The new cyber realm of DIY opportunities

Some of you may recognise the growing trend increasingly evident in my posts; a supportive swing towards collaborative produsage and participatory digital networking systems. These concepts are those which underpin this weeks post – here we explore the concept of DIY design enabled through online functions and tools, growing increasingly popular in the materialisation and marketing of physical products.

 

Rushkoff (cited in Bruns 2008, 387) argues “the rise of interactive media does provide us with the beginnings of new metaphors for cooperation, new faith in the power of networked activity and new evidence of our ability to participate actively in the authorship of our collective destiny”. This is elaborated by Jenkins (cited in Bruns 2008, 388) who believes “produsage and its technologies advance processes of convergence, and are involved in a range of crucial conflicts over the shape and balance of our future technological, industrial, economic, cultural, and social environments”.

 

Such evidence is seen through the publication of Australian Better Homes and Gardens Magazine (ABHG), available in online format and highly supportive of users’ collaborative participation. The lifestyle magazine itself is founded on DIY tips for any tasks related to the house, garden or kitchen, so it is to be expected that produsers are intended to use the shared information to apply in a physical sense. Operating on produsage principles, “user innovation communities…develop a collection of information and knowledge sufficient to allow for the industrial production of goods” (von Hippel 2005). With areas of the ABHG site dedicated solely to “DIY & deco” and video streamed cookery (“Cooking with Karen“), users proactively engage in a form of participatory culture where DIY design and the change of artefacts into physical products is a likely outcome. Here, produsage emerges as the vital function enabling the dissemination and far-reaching scope of collaborative intelligence we so often take for granted. Bruns agrees, reasoning “the industrial process is neither the natural nor necessarily the most productive or socially beneficial approach imaginable” (Bruns 2008, 388) for creating content and exchanging information.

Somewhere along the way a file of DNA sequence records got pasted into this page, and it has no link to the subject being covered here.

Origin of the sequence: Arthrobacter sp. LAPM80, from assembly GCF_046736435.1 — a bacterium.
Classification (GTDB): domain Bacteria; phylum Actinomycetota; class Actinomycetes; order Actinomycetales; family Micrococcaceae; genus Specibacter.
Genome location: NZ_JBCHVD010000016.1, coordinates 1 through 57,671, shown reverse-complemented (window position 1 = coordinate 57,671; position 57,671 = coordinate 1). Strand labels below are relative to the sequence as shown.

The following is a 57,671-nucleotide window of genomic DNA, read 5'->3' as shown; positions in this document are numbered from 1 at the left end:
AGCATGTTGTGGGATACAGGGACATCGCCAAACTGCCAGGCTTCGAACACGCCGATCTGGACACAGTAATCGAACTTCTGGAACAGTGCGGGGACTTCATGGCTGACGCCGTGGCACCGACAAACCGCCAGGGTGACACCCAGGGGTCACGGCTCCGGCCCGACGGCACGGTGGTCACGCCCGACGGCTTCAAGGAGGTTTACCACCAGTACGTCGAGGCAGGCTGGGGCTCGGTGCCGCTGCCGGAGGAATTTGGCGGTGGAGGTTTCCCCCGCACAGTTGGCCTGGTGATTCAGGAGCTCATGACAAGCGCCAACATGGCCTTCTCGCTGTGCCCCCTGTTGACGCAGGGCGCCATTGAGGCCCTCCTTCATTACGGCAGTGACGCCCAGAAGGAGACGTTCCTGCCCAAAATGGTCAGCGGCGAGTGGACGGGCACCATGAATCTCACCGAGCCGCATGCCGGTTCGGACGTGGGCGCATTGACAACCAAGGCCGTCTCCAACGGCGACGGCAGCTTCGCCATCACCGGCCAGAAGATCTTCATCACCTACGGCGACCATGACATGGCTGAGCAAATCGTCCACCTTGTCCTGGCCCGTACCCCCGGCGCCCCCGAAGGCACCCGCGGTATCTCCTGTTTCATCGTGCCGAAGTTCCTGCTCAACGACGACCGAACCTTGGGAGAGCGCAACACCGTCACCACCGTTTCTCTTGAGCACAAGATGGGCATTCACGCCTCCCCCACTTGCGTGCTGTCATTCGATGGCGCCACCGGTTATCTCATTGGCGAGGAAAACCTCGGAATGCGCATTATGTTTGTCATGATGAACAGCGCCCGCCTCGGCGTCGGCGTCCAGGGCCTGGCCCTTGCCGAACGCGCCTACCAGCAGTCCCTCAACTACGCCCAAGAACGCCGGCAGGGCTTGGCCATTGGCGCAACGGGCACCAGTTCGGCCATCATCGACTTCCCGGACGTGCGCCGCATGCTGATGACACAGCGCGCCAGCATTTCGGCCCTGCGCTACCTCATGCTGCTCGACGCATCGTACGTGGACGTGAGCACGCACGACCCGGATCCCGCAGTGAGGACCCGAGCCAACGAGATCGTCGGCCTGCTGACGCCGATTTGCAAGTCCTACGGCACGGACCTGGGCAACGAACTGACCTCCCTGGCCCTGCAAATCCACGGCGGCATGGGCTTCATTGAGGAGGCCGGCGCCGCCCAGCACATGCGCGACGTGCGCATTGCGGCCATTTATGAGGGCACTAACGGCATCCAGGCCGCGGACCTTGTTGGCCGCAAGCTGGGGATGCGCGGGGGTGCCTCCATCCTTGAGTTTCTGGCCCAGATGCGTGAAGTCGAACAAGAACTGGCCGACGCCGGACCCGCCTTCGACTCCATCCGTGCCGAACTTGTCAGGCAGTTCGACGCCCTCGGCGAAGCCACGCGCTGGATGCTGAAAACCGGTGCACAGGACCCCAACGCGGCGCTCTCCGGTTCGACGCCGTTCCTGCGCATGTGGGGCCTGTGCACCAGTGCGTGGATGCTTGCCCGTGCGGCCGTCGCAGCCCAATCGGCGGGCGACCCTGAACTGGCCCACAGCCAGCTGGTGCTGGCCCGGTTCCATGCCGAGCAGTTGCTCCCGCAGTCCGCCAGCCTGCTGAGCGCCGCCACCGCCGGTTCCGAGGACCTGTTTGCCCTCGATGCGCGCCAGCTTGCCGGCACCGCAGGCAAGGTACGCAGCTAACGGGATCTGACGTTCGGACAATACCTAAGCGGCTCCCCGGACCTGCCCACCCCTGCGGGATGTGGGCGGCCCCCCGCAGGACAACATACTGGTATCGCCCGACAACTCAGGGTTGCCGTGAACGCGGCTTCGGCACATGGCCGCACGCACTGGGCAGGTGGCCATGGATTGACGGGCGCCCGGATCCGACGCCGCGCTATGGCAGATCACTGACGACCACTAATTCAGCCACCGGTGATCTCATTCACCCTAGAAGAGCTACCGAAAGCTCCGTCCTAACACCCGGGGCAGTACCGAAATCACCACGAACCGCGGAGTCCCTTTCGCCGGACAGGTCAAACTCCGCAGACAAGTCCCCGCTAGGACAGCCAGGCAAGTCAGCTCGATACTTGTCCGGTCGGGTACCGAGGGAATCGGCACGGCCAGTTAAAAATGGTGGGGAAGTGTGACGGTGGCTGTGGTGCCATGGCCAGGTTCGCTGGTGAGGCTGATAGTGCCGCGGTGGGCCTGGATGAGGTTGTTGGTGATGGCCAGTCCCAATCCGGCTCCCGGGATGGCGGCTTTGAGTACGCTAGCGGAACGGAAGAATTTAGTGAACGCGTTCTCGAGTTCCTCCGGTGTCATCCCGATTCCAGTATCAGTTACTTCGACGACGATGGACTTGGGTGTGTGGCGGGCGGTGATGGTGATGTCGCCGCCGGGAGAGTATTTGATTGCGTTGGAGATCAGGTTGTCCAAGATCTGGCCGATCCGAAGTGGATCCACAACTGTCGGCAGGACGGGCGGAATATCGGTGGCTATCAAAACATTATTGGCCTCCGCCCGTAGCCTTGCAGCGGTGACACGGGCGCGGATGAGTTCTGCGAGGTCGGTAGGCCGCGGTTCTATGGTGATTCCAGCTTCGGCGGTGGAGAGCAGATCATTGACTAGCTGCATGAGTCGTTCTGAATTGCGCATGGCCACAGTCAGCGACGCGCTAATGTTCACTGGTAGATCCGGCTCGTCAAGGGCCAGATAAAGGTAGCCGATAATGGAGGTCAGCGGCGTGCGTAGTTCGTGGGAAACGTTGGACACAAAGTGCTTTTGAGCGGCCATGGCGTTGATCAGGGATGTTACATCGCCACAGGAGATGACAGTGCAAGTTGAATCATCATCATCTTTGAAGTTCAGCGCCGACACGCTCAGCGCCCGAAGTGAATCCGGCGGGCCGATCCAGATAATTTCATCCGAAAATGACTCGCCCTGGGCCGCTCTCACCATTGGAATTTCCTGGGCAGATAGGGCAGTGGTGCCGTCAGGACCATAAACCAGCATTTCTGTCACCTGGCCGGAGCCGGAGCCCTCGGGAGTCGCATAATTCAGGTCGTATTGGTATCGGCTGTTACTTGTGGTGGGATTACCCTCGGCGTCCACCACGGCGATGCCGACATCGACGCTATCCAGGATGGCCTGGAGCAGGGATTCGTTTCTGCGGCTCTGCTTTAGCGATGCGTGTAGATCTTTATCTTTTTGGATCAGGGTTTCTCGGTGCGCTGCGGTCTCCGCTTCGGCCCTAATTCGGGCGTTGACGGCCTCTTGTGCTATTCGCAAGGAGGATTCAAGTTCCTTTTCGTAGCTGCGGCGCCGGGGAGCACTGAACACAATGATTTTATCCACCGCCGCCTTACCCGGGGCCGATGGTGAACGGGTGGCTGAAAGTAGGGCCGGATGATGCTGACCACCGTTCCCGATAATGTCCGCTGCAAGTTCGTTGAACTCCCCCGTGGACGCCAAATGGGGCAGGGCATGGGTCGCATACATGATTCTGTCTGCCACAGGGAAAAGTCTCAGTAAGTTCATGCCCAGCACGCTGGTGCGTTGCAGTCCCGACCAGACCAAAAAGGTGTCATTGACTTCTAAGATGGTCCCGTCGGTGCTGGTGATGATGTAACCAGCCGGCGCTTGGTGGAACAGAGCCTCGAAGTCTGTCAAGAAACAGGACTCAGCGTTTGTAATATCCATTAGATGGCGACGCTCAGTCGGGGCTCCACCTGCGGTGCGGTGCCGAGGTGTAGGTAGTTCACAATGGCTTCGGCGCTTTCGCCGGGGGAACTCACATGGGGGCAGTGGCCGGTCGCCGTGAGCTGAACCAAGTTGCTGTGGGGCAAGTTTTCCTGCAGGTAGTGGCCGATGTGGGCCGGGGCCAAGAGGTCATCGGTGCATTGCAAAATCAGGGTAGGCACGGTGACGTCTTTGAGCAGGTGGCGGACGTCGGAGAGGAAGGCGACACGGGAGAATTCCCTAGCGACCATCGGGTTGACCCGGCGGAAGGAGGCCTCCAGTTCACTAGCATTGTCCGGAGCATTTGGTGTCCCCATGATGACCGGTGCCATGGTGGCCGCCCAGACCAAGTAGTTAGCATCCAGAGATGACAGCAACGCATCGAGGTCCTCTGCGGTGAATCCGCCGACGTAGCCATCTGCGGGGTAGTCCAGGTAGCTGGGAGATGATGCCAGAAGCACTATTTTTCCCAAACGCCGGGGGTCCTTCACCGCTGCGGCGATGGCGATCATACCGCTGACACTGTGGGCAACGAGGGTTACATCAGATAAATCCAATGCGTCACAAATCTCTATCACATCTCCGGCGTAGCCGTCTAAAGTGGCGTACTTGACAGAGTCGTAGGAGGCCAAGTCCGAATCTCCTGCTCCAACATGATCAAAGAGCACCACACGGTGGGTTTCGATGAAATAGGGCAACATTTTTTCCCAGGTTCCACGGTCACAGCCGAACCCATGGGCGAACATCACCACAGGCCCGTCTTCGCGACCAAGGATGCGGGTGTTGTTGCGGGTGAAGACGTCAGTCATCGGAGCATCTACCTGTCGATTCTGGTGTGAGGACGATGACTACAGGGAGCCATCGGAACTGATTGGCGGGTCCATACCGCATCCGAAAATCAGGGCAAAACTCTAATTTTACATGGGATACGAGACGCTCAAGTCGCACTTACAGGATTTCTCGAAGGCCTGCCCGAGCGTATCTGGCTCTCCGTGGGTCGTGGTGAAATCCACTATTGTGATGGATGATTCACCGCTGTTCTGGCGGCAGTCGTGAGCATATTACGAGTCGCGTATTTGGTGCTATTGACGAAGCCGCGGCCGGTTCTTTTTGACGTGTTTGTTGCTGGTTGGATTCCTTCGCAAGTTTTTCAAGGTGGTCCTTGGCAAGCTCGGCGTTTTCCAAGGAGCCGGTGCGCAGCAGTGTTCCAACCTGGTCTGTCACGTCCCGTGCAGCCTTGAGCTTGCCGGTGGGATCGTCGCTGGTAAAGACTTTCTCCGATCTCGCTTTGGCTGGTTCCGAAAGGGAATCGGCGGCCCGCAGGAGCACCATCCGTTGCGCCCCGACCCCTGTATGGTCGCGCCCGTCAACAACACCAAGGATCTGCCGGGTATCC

Would there be a need for blog forums if the information being discussed wasnt relevant to the interests of participating produsers? Would there be a market for the Australian recipe magazine, Donna Hay, if readers weren’t interested in cooking, nor considered applying the recipes published to their own homecooked meals? The “style ideas” area of this website is a DIY dream, where produsers have access to user-generated styling tips for entertainment, food and drink, tabletop, lighting and celebrations to apply to industrial materialisation. Produsers access these sites to collaborate and apply shared intelligence to industrial models; this is seen through such websites as LonelyPlanet, where travellers have wide access to rich information regarding global destinations contributed at the discretion of previous travellers to the area. In this manner, interactive media and produsage enable understanding and preperation of a culture before a traveller has experienced it, informing the reader on ‘must-see spots’, ‘danger-zones’, good restaurants, cheap accomodation and social customs, allowing produsers to apply this from cyber intelligence to physical actualisation.

 

“Overall, then, because they are infused with information, even in such non-intangible, physical realms of collaborative and innovative research, design, and development, produsage may have its place” (Bruns 2008, 391). Certainly in the online magazine industry this is seen, and will continue to proliferate as growing numbers of produsers embrace the capabilities of shared intelligence in the formation of DIY ideas to material creation.

 

REFERENCES

Bruns, A. 2008. Blogs, Wikipedia, Second Life, and Beyond: From Production to Produsage. New York: Peter Lang Publishing.

Jenkins, H. cited in A, Bruns. 2008. Blogs, Wikipedia, Second Life, and Beyond: From Production to Produsage. New York: Peter Lang Publishing.

Rushkoff, D. cited in A. Bruns. 2008. Blogs, Wikipedia, Second Life, and Beyond: From Production to Produsage. New York: Peter Lang Publishing.